Previously, we introduced a way to assess career opportunities in terms of their potential for positive impact, but which careers actually do best on these criteria? In this post, we’ll apply an adapted version of this framework to some career paths that seem particularly promising for recent graduates. Using what we’ve learned over the past two years of research and coaching over 100 people, we’ll provide a ranked list of options.

Summary

  • If you’re looking to build career capital, consider entrepreneurship, consulting or an economics PhD.
  • If you’re looking to pursue earning to give, consider high-end finance, tech entrepreneurship, law, consulting and medicine. These careers are all high-earning in part due to being highly demanding. Our impression is that software engineering, being an actuary and dentistry are somewhat less demanding but also highly paid.
  • If you’d like to make an impact more directly, consider party politics, founding effective non-profits, working inside international organisations, government or foundations to improve them, and doing valuable academic research.
  • If you’d like to advocate for effective causes, consider party politics, journalism, and working in international organisations, policy-oriented civil service or foundations.
  • Some career paths that look promising overall are: tech entrepreneurship, consulting, party politics, founding effective non-profits and working in international organisations.
  • Some paths we think are promising but are largely neglected by our members and would like to learn more about are: party politics, working in international organisations, being a program manager at a foundation, journalism, policy-oriented civil service and marketing.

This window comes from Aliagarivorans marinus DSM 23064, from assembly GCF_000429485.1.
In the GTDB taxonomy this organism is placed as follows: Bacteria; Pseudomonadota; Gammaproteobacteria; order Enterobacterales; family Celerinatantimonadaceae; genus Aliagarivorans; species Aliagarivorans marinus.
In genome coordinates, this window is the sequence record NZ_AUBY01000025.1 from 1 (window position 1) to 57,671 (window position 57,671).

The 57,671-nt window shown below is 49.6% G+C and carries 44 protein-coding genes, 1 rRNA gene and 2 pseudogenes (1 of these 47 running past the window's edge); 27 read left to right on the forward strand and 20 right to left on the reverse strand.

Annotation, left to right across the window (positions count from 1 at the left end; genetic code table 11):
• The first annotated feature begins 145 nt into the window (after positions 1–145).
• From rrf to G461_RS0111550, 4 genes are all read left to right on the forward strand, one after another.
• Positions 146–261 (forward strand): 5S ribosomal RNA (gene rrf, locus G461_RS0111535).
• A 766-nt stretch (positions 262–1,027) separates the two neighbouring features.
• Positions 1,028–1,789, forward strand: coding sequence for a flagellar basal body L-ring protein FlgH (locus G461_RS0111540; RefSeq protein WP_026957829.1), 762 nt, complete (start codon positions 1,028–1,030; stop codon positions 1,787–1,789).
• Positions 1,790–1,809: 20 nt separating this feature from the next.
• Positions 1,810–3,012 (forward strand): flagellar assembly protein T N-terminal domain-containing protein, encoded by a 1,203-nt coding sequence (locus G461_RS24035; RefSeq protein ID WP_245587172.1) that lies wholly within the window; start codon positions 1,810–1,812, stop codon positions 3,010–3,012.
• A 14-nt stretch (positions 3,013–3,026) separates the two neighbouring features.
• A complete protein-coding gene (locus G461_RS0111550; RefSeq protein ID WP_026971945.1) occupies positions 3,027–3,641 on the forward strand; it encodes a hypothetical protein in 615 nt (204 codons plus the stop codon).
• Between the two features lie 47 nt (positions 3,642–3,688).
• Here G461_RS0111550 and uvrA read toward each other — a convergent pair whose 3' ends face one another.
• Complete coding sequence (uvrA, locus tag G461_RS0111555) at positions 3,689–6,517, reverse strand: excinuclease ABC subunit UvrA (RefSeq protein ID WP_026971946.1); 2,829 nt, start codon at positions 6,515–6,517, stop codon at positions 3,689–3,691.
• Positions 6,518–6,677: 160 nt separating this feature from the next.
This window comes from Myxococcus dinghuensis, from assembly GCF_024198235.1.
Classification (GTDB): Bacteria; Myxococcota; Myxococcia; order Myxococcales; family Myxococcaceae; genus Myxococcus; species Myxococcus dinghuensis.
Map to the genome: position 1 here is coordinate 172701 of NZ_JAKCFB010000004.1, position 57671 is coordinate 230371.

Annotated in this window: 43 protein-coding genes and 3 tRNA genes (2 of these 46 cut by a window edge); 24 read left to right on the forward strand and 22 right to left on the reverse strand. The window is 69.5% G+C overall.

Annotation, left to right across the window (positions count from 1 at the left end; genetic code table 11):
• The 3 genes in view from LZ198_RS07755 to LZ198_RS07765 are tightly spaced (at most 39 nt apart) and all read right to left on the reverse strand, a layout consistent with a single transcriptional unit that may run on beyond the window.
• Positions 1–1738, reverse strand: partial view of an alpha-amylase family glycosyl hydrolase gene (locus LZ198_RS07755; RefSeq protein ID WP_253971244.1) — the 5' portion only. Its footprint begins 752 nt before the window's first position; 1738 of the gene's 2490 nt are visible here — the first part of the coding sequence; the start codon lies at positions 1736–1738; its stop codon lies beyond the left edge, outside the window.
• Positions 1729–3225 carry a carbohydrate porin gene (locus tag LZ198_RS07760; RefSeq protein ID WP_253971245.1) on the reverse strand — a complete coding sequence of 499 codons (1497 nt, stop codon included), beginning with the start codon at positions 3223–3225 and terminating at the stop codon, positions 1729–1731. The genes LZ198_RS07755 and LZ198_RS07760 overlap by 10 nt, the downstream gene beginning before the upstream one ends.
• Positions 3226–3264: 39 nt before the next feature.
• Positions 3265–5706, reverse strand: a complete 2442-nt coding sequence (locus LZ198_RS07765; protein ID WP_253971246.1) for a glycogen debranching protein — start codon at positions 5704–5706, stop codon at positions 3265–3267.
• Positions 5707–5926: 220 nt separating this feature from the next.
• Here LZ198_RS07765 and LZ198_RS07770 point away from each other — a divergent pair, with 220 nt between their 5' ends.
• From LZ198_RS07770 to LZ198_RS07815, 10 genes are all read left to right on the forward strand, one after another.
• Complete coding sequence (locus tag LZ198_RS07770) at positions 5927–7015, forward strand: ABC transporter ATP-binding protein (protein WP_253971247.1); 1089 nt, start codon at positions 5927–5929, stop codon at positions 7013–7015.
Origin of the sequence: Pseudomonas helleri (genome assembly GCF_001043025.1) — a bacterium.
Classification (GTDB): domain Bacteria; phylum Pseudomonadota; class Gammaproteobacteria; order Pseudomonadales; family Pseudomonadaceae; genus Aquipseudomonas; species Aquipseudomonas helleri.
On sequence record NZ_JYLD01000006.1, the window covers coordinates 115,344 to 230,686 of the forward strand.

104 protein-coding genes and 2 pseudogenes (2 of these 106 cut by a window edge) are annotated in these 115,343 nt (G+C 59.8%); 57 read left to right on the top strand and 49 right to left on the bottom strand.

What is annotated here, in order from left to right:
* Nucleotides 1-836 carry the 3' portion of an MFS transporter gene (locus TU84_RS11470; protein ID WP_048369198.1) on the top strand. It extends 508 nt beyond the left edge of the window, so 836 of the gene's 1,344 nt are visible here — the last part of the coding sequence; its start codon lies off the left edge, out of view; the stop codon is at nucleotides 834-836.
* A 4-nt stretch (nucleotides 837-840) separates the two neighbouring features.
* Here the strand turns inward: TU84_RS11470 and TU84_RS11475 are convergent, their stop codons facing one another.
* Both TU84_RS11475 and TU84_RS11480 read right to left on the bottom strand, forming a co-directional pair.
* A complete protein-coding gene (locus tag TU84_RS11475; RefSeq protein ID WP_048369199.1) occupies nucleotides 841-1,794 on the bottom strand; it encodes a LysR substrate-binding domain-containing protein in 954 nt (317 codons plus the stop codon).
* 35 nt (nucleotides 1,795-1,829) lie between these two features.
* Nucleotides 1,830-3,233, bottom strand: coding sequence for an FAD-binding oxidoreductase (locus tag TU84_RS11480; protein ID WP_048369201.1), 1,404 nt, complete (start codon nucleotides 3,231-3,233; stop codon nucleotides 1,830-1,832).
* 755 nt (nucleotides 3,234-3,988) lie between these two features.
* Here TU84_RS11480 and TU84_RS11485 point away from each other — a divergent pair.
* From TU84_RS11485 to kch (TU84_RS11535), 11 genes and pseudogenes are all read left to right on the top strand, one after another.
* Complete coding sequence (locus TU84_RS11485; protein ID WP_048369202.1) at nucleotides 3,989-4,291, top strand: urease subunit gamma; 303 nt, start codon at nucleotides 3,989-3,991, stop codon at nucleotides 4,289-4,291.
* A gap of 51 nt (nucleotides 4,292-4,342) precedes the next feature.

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Interview with leading HIV vaccine researcher – Prof. Sir Andrew McMichael

Introduction

Andrew McMichael

Continuing our investigation into medical research careers, we interviewed Prof. Andrew McMichael. Andrew is Director of the Weatherall Institute of Molecular Medicine in Oxford, and focuses especially on two areas of special interest to us: HIV and flu vaccines.

Key points made

  • Andrew would recommend starting in medicine for the increased security, better earnings, broader perspective and greater set of opportunities at the end. The main cost is that it takes about 5 years longer.
  • In the medicine career track, you qualify as a doctor in 5-6 years, then you work as a junior doctor for 3-5 years, while starting a PhD. During this time, you start to move towards a promising speciality, where you build your career.
  • In the biology career track, get a good undergraduate degree, then do a PhD. It’s very important to join a top lab and publish early in your career. Then you can start to move towards an interesting area.
  • After you finish your PhD is a good time to reassess. It’s a competitive career, and if you’re not headed towards the top, be prepared to do something else. Public health is a common backup option, which can make a significant contribution. If you’ve studied medicine, you can do that. People sometimes get stranded mid-career, and that can be tough.
  • An outstanding post-doc applicant has a great reference from their PhD supervisor, is good at statistics/maths/programming, and has published in a top journal.
  • If you qualify in medicine in the UK, you can earn as much as ordinary doctors while doing your research, though you’ll miss out on private practice. In the US, you’ll earn less.
  • Some exciting areas right now include stem cell research, neuroscience, psychiatry and the HIV vaccine.
  • To increase your impact, work on good quality basic science, but keep an eye out for applications.
  • Programming, mathematics and statistics are all valuable skills. Other skills shortages develop from the introduction of new technologies.
  • Good researchers can normally get funded, and Andrew would probably prefer a good researcher to a half million pound grant, though he wasn’t sure.
  • He doesn’t think that bad methodology or publication bias is a significant problem in basic science, though it might be in clinical trials.